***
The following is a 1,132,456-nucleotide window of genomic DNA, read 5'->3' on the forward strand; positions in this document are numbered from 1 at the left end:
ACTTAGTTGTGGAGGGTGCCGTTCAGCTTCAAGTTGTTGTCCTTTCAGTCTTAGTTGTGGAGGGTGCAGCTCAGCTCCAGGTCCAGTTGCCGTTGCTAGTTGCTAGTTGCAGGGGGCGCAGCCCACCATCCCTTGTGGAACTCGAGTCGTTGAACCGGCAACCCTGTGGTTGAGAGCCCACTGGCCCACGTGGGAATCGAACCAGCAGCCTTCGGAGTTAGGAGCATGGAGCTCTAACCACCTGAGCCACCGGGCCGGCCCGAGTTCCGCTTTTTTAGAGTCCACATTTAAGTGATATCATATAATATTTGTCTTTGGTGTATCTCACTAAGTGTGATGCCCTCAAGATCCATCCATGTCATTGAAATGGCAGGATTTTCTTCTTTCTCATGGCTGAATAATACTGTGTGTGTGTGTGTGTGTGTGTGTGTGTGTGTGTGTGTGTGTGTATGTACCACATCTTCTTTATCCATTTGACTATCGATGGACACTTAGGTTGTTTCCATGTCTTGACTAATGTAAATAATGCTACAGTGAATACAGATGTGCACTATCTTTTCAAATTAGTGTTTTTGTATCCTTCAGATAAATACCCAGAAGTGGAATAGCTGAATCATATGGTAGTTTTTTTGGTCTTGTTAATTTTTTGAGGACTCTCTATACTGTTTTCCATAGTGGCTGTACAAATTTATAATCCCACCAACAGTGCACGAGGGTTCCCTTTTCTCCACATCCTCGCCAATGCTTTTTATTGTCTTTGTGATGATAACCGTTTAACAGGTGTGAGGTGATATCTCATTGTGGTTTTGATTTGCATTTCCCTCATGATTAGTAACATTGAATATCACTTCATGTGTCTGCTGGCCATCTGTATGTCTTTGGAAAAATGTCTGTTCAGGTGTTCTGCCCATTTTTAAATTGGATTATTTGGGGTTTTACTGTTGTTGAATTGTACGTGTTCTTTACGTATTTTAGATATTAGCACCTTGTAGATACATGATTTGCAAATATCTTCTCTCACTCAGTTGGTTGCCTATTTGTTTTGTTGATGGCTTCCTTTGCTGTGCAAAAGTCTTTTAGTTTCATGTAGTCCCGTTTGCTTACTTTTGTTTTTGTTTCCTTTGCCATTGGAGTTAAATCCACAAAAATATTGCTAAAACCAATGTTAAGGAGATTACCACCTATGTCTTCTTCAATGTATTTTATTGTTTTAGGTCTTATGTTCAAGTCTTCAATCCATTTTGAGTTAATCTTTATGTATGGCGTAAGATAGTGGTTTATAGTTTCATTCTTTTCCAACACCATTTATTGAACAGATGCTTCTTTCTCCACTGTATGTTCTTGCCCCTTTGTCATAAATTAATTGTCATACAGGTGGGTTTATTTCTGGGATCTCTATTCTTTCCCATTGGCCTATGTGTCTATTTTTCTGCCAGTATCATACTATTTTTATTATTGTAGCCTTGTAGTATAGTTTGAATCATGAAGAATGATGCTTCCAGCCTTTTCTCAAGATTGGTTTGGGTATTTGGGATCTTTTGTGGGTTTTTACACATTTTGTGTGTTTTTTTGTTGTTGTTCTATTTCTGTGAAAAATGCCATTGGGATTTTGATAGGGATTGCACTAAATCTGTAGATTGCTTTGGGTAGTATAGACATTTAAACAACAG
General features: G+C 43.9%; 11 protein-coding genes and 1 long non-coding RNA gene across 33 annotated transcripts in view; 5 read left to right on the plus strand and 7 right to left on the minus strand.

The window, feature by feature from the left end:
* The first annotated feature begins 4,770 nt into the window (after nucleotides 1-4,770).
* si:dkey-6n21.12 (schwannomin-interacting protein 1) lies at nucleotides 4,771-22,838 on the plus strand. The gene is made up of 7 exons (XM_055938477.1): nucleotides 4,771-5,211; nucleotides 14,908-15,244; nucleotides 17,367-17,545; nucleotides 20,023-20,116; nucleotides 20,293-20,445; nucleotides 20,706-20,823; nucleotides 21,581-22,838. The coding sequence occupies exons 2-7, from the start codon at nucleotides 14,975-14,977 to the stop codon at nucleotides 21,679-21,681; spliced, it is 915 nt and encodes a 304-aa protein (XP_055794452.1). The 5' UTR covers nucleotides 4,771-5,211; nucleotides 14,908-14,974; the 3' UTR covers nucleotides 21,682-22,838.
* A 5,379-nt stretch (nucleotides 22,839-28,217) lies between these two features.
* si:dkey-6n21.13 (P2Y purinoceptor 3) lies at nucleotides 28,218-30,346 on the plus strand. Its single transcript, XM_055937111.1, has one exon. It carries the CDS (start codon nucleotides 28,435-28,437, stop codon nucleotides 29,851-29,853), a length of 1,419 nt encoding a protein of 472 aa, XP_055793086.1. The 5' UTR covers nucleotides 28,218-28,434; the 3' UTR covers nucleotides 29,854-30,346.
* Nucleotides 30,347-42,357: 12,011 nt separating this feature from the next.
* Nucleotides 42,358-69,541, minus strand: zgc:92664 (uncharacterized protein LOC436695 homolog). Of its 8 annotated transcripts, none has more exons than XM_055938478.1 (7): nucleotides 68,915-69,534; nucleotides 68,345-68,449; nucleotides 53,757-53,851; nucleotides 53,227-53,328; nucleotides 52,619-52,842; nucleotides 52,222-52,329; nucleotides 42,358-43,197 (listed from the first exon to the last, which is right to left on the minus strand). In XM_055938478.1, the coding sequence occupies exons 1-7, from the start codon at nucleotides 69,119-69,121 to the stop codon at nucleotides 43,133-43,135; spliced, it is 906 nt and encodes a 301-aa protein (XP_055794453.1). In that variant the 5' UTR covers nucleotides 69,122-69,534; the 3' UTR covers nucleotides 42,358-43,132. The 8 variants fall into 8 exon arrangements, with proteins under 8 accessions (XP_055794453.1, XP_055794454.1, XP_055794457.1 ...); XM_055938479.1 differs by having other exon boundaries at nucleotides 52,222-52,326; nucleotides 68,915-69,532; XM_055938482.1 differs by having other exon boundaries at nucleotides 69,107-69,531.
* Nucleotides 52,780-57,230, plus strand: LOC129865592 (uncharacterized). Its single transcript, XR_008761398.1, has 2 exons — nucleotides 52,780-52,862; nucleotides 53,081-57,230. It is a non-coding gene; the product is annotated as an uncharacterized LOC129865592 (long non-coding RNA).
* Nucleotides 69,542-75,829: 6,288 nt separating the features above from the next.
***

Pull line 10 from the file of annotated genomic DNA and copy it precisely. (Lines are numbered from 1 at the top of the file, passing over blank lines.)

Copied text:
* Nucleotides 42,358-69,541, minus strand: zgc:92664 (uncharacterized protein LOC436695 homolog). Of its 8 annotated transcripts, none has more exons than XM_055938478.1 (7): nucleotides 68,915-69,534; nucleotides 68,345-68,449; nucleotides 53,757-53,851; nucleotides 53,227-53,328; nucleotides 52,619-52,842; nucleotides 52,222-52,329; nucleotides 42,358-43,197 (listed from the first exon to the last, which is right to left on the minus strand). In XM_055938478.1, the coding sequence occupies exons 1-7, from the start codon at nucleotides 69,119-69,121 to the stop codon at nucleotides 43,133-43,135; spliced, it is 906 nt and encodes a 301-aa protein (XP_055794453.1). In that variant the 5' UTR covers nucleotides 69,122-69,534; the 3' UTR covers nucleotides 42,358-43,132. The 8 variants fall into 8 exon arrangements, with proteins under 8 accessions (XP_055794453.1, XP_055794454.1, XP_055794457.1 ...); XM_055938479.1 differs by having other exon boundaries at nucleotides 52,222-52,326; nucleotides 68,915-69,532; XM_055938482.1 differs by having other exon boundaries at nucleotides 69,107-69,531.